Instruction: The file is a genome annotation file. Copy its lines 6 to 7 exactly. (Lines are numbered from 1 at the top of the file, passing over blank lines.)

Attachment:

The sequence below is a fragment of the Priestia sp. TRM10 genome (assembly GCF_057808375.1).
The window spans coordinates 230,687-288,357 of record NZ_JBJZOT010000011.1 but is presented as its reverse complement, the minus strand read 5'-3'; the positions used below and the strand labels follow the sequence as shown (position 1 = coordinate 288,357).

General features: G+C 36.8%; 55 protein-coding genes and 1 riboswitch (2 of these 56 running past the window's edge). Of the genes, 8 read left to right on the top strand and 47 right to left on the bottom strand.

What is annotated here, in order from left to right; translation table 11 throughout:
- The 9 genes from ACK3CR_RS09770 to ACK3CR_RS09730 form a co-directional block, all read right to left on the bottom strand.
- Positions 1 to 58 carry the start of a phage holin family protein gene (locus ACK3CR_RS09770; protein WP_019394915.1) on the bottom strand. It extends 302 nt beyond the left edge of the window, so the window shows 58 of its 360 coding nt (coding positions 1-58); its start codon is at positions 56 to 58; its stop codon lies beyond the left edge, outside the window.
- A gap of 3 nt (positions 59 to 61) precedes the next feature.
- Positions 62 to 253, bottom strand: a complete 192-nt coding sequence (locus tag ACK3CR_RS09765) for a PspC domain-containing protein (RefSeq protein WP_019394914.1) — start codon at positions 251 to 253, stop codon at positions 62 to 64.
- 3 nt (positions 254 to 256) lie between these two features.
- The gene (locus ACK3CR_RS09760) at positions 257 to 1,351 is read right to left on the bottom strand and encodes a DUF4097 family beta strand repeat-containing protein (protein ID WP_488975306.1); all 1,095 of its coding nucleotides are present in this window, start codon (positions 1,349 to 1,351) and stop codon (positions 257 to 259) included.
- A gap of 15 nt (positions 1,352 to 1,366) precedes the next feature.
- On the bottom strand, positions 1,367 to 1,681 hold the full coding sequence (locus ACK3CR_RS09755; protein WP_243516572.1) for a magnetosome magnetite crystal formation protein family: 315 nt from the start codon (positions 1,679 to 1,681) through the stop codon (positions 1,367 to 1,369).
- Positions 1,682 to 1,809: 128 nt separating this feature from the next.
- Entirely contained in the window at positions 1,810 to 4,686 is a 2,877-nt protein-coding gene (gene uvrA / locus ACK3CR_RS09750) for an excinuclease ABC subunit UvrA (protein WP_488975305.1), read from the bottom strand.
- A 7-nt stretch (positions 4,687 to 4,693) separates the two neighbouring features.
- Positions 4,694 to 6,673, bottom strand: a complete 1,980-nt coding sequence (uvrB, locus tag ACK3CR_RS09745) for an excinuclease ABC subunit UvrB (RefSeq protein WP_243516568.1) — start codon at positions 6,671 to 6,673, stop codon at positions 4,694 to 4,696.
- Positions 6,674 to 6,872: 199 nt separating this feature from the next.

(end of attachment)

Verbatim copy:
- Positions 1 to 58 carry the start of a phage holin family protein gene (locus ACK3CR_RS09770; protein WP_019394915.1) on the bottom strand. It extends 302 nt beyond the left edge of the window, so the window shows 58 of its 360 coding nt (coding positions 1-58); its start codon is at positions 56 to 58; its stop codon lies beyond the left edge, outside the window.
- A gap of 3 nt (positions 59 to 61) precedes the next feature.